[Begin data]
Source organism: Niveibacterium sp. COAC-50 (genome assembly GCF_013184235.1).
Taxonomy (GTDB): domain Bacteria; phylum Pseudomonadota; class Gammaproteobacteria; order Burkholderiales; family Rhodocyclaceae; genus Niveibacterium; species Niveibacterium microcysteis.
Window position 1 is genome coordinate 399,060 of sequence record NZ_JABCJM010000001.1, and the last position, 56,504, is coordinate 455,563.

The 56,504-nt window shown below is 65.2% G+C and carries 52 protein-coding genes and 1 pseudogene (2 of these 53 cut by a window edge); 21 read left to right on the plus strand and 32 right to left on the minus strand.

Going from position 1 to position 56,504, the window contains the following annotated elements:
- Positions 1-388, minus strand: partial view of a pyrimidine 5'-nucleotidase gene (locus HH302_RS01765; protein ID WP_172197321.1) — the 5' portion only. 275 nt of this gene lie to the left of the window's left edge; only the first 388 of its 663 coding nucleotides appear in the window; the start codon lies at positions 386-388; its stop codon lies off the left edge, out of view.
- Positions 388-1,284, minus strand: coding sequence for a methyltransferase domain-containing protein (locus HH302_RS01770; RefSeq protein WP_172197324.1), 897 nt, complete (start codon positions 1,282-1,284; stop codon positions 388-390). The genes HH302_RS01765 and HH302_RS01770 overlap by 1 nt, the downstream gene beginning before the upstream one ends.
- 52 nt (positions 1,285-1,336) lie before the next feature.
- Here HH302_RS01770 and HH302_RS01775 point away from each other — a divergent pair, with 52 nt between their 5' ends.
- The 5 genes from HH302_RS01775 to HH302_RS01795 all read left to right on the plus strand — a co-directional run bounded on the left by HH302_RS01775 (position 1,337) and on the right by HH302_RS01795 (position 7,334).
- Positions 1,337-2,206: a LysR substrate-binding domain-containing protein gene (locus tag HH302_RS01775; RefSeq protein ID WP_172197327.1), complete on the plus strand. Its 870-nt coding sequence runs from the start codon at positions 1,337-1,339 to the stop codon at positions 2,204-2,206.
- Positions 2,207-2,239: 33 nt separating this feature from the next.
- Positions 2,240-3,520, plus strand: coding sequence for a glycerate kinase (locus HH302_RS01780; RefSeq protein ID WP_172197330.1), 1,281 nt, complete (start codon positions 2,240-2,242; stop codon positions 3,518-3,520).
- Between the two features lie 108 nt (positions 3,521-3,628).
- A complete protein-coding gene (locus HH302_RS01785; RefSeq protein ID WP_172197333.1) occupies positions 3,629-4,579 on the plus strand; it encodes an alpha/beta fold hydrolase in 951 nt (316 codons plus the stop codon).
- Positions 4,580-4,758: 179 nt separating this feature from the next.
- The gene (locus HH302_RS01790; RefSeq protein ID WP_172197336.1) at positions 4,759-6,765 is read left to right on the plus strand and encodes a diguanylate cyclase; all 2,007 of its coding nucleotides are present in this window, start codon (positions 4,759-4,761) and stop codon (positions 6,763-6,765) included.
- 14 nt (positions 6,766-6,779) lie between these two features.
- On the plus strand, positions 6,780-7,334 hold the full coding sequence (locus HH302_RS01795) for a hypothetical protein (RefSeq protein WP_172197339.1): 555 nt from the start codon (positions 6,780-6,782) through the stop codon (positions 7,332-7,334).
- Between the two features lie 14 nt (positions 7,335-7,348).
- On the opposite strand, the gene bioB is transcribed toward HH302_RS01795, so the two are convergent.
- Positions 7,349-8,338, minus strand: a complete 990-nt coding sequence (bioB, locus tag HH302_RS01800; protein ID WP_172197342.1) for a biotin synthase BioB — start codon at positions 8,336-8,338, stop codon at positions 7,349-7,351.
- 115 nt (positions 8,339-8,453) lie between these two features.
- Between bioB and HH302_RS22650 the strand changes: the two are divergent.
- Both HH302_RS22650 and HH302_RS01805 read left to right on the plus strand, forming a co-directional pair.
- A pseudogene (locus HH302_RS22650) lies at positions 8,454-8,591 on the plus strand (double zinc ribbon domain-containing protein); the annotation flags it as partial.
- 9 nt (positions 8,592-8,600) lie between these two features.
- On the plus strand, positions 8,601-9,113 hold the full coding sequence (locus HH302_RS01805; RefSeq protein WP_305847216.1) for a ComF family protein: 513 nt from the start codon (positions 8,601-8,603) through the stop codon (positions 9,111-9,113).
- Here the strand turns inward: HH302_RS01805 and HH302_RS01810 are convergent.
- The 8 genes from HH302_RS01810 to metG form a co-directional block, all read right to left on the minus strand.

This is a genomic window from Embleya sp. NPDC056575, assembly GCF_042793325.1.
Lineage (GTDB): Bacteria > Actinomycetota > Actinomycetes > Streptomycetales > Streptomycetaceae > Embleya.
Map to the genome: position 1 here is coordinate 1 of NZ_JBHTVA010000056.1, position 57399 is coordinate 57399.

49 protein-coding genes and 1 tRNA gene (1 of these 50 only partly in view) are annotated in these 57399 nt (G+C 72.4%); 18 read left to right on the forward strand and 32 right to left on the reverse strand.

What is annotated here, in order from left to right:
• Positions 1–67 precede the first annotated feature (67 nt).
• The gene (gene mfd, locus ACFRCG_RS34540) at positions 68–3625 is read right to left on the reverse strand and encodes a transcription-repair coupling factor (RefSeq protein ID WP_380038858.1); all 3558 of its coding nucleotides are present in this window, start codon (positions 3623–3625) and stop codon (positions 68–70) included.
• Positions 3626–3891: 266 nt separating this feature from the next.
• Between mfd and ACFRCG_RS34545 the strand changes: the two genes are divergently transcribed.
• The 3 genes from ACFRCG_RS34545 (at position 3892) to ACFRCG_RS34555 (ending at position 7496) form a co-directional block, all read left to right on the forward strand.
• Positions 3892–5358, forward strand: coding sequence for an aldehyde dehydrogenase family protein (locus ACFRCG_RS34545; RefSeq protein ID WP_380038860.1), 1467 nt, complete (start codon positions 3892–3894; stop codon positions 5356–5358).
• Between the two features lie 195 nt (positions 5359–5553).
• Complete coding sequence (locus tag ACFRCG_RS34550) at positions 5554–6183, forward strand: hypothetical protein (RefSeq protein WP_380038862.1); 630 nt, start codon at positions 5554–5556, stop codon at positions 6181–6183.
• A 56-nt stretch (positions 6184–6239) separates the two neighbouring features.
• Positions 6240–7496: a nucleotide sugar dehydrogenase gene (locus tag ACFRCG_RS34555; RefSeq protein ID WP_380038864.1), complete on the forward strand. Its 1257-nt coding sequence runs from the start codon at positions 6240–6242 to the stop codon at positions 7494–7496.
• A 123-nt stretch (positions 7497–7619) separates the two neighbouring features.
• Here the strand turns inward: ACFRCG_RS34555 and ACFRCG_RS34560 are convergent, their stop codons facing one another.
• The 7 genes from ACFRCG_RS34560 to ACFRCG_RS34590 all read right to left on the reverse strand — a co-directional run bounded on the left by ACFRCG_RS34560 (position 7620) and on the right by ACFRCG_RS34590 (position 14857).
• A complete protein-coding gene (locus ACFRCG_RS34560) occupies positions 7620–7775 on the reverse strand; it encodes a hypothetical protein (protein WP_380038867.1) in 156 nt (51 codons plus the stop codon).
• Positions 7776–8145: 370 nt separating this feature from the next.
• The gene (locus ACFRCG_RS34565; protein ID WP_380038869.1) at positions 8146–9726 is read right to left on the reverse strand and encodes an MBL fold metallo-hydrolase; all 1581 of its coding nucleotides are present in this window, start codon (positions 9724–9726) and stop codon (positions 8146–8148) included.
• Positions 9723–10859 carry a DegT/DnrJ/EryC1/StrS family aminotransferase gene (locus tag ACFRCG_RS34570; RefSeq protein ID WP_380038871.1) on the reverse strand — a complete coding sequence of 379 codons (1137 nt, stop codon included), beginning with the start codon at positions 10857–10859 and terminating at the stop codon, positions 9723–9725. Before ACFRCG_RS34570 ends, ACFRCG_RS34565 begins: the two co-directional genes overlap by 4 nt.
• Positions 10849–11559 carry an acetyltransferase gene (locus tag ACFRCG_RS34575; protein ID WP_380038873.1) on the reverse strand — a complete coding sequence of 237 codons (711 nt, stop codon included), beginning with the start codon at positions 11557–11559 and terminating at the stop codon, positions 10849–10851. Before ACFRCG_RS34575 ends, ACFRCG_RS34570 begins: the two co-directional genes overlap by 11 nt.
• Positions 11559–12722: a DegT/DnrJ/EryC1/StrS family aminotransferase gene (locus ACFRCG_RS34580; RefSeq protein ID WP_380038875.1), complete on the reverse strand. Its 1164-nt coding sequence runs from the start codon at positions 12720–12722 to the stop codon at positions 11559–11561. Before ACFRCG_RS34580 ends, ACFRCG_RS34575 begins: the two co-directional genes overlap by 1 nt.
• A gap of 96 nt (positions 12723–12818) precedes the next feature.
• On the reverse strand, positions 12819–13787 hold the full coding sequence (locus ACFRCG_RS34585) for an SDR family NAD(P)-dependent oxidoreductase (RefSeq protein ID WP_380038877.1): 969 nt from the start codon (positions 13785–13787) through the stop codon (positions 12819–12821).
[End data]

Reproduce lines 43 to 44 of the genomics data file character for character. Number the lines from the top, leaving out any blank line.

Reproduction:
• Complete coding sequence (locus tag ACFRCG_RS34550) at positions 5554–6183, forward strand: hypothetical protein (RefSeq protein WP_380038862.1); 630 nt, start codon at positions 5554–5556, stop codon at positions 6181–6183.
• A 56-nt stretch (positions 6184–6239) separates the two neighbouring features.